Starting Today!
JOAN BLONDELL in
"The Famous Ferguson Case"
Extra-Edgar Kennedy Comedy-Hearst News
ti~i.: " -. r '.
CONSTANCE BENNETT
kTom LowellNell
Tomorrow Sherman Hamilton
"THUNDER r ® n
-.. "WHAT PRICE
Tallulah BakheadHOLLYWD
Charles 'Paul-Chailey Chase Comedy
Bickford Lukas PARAMOUNT NEWS
MICHIGAN
if 4'

J ACOBSON'S

After-The-Fourth

clerace

Beg ins Today

DRESES

With Drastic Reduction on Each Individual Garment !

BETTER VALUE DRESSES

All late spring and summer models and materials ...
Tub Silks, White and Pastels, Sheers, Prints, both
light and dark . . . a wonderful assortment of plain
colors. Eaeh dress is a bargain in itself.

SPORT DRESSES
We have a few white and pastel flannel sport dresses
$5.00 2 for $7.00
COTTON DRESSES
In dotted Swiss and voiles, eyelets, one- and two-piece
linens; piques, all desired colors. For hot weather.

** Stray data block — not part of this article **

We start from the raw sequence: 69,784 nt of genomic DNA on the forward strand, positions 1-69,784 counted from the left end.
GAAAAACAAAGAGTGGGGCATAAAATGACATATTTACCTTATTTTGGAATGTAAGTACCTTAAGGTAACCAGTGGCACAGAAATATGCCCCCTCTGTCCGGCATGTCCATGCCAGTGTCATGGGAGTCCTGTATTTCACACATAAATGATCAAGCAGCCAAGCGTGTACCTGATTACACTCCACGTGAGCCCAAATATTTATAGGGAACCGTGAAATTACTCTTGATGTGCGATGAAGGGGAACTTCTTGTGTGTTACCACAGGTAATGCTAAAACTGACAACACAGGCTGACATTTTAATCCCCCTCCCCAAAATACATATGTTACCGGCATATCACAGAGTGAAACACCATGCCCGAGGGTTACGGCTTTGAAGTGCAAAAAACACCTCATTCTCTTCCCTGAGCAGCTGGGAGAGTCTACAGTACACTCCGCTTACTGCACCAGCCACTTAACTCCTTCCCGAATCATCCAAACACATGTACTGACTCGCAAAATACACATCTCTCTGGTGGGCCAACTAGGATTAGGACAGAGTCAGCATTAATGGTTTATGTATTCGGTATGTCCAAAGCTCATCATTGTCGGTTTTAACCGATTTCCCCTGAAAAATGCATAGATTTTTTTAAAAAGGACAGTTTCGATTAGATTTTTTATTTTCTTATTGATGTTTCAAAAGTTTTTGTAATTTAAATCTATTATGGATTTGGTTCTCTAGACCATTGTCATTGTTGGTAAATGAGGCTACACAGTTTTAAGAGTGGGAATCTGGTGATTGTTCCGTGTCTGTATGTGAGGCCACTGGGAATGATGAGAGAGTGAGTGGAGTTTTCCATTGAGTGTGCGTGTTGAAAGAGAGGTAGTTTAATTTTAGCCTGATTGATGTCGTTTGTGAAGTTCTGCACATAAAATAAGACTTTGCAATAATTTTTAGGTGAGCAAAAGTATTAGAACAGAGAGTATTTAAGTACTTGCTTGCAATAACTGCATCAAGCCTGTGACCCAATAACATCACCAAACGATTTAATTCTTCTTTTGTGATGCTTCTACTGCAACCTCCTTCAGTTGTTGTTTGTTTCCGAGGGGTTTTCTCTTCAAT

$5.95 2 for$11.00

i
'
;:
',.
Iii
I

L.

Names

Addresses -

I

-of all
Sudens
may be found,
in only one

$1.95

1 '"

100 Printed Voile Dresses in pastel shades. All sizes

One
cool

group
days.

KNITTED DRESSES
of knitted one- and two-piece dresses for
Values to $12.75.
$4.95

$6.95

$5.95

$4.95

Phone Numbers-
Home Towns-

place

-A'

COATS

An opportunity to buy a coat at a fraction of its former value. Coats Less Than
for travel, town and country. Our entire stock will go at.. . . . Half Price

F

Group of Silk Coats, $12.75 Values, for only. . . . . . . . * . . . . . . . . $7.95

THE SUMMER STUDENT DIRECTORY

25 dozen Wayne
All sizes. $1.95

HOSE
Knit Hose . . . all summer shades.
values

Brassiere
cluded in

BATHING SUITS
Tops, sun backs, all shades and- sizes} in-
this group.

. /1

II

79c
SLIPS

. $2.95
WOOI SIIIr

I

Back to Top

© 2021 Regents of the University of Michigan